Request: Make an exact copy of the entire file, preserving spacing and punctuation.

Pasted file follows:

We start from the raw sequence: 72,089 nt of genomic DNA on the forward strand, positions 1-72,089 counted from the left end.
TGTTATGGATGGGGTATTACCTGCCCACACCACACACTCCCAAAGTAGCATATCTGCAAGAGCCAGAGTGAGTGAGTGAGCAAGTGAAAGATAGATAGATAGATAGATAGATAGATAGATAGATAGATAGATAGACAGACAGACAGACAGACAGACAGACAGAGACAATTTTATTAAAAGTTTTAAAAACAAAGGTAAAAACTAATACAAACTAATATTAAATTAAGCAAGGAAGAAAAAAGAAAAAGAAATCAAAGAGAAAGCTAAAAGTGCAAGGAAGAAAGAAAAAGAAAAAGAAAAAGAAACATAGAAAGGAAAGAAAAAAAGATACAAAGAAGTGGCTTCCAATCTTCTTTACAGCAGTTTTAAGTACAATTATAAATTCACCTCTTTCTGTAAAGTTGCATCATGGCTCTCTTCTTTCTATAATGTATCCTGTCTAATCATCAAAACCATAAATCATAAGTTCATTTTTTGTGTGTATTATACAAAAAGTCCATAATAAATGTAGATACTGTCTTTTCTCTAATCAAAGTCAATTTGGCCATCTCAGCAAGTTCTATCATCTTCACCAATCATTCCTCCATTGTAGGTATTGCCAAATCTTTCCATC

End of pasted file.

We start from the raw sequence: 72,089 nt of genomic DNA on the forward strand, positions 1-72,089 counted from the left end.
TGTTATGGATGGGGTATTACCTGCCCACACCACACACTCCCAAAGTAGCATATCTGCAAGAGCCAGAGTGAGTGAGTGAGCAAGTGAAAGATAGATAGATAGATAGATAGATAGATAGATAGATAGATAGATAGACAGACAGACAGACAGACAGACAGACAGAGACAATTTTATTAAAAGTTTTAAAAACAAAGGTAAAAACTAATACAAACTAATATTAAATTAAGCAAGGAAGAAAAAAGAAAAAGAAATCAAAGAGAAAGCTAAAAGTGCAAGGAAGAAAGAAAAAGAAAAAGAAAAAGAAACATAGAAAGGAAAGAAAAAAAGATACAAAGAAGTGGCTTCCAATCTTCTTTACAGCAGTTTTAAGTACAATTATAAATTCACCTCTTTCTGTAAAGTTGCATCATGGCTCTCTTCTTTCTATAATGTATCCTGTCTAATCATCAAAACCATAAATCATAAGTTCATTTTTTGTGTGTATTATACAAAAAGTCCATAATAAATGTAGATACTGTCTTTTCTCTAATCAAAGTCAATTTGGCCATCTCAGCAAGTTCTATCATCTTCACCAATCATTCCTCCATTGTAGGTATTGCCAAATCTTTCCATC